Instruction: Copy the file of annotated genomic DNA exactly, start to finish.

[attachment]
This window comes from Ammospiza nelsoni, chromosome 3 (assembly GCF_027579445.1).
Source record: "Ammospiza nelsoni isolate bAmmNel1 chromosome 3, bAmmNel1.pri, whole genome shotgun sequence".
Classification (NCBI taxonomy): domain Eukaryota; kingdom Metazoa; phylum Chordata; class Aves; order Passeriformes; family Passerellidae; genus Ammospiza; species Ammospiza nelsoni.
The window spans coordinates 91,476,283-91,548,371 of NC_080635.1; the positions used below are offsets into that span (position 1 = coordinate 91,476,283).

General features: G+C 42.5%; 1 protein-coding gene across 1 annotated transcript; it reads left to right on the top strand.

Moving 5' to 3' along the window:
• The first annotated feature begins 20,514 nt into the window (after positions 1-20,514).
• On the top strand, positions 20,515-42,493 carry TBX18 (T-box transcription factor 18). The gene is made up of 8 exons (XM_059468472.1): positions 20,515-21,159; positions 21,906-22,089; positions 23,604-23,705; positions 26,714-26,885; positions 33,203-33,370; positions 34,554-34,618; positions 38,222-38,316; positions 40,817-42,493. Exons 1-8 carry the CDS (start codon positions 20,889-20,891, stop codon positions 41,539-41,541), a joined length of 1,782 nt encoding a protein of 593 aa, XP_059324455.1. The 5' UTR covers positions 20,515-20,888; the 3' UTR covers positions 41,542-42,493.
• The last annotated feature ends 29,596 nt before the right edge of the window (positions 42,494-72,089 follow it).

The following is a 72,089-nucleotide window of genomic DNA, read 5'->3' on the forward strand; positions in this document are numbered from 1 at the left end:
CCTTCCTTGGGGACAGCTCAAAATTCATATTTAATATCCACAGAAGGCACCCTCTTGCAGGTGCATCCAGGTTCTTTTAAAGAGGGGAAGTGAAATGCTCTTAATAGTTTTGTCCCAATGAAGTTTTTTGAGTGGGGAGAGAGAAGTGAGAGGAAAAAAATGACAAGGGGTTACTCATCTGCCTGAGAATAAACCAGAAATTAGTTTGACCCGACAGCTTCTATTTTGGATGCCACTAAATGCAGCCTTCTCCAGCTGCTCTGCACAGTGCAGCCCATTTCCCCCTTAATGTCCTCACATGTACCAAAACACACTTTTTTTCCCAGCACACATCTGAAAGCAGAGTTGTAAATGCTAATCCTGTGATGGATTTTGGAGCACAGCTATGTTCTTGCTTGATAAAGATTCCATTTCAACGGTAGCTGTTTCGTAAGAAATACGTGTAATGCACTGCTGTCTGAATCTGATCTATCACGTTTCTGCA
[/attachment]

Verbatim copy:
This window comes from Ammospiza nelsoni, chromosome 3 (assembly GCF_027579445.1).
Source record: "Ammospiza nelsoni isolate bAmmNel1 chromosome 3, bAmmNel1.pri, whole genome shotgun sequence".
Classification (NCBI taxonomy): domain Eukaryota; kingdom Metazoa; phylum Chordata; class Aves; order Passeriformes; family Passerellidae; genus Ammospiza; species Ammospiza nelsoni.
The window spans coordinates 91,476,283-91,548,371 of NC_080635.1; the positions used below are offsets into that span (position 1 = coordinate 91,476,283).

General features: G+C 42.5%; 1 protein-coding gene across 1 annotated transcript; it reads left to right on the top strand.

Moving 5' to 3' along the window:
• The first annotated feature begins 20,514 nt into the window (after positions 1-20,514).
• On the top strand, positions 20,515-42,493 carry TBX18 (T-box transcription factor 18). The gene is made up of 8 exons (XM_059468472.1): positions 20,515-21,159; positions 21,906-22,089; positions 23,604-23,705; positions 26,714-26,885; positions 33,203-33,370; positions 34,554-34,618; positions 38,222-38,316; positions 40,817-42,493. Exons 1-8 carry the CDS (start codon positions 20,889-20,891, stop codon positions 41,539-41,541), a joined length of 1,782 nt encoding a protein of 593 aa, XP_059324455.1. The 5' UTR covers positions 20,515-20,888; the 3' UTR covers positions 41,542-42,493.
• The last annotated feature ends 29,596 nt before the right edge of the window (positions 42,494-72,089 follow it).

The following is a 72,089-nucleotide window of genomic DNA, read 5'->3' on the forward strand; positions in this document are numbered from 1 at the left end:
CCTTCCTTGGGGACAGCTCAAAATTCATATTTAATATCCACAGAAGGCACCCTCTTGCAGGTGCATCCAGGTTCTTTTAAAGAGGGGAAGTGAAATGCTCTTAATAGTTTTGTCCCAATGAAGTTTTTTGAGTGGGGAGAGAGAAGTGAGAGGAAAAAAATGACAAGGGGTTACTCATCTGCCTGAGAATAAACCAGAAATTAGTTTGACCCGACAGCTTCTATTTTGGATGCCACTAAATGCAGCCTTCTCCAGCTGCTCTGCACAGTGCAGCCCATTTCCCCCTTAATGTCCTCACATGTACCAAAACACACTTTTTTTCCCAGCACACATCTGAAAGCAGAGTTGTAAATGCTAATCCTGTGATGGATTTTGGAGCACAGCTATGTTCTTGCTTGATAAAGATTCCATTTCAACGGTAGCTGTTTCGTAAGAAATACGTGTAATGCACTGCTGTCTGAATCTGATCTATCACGTTTCTGCA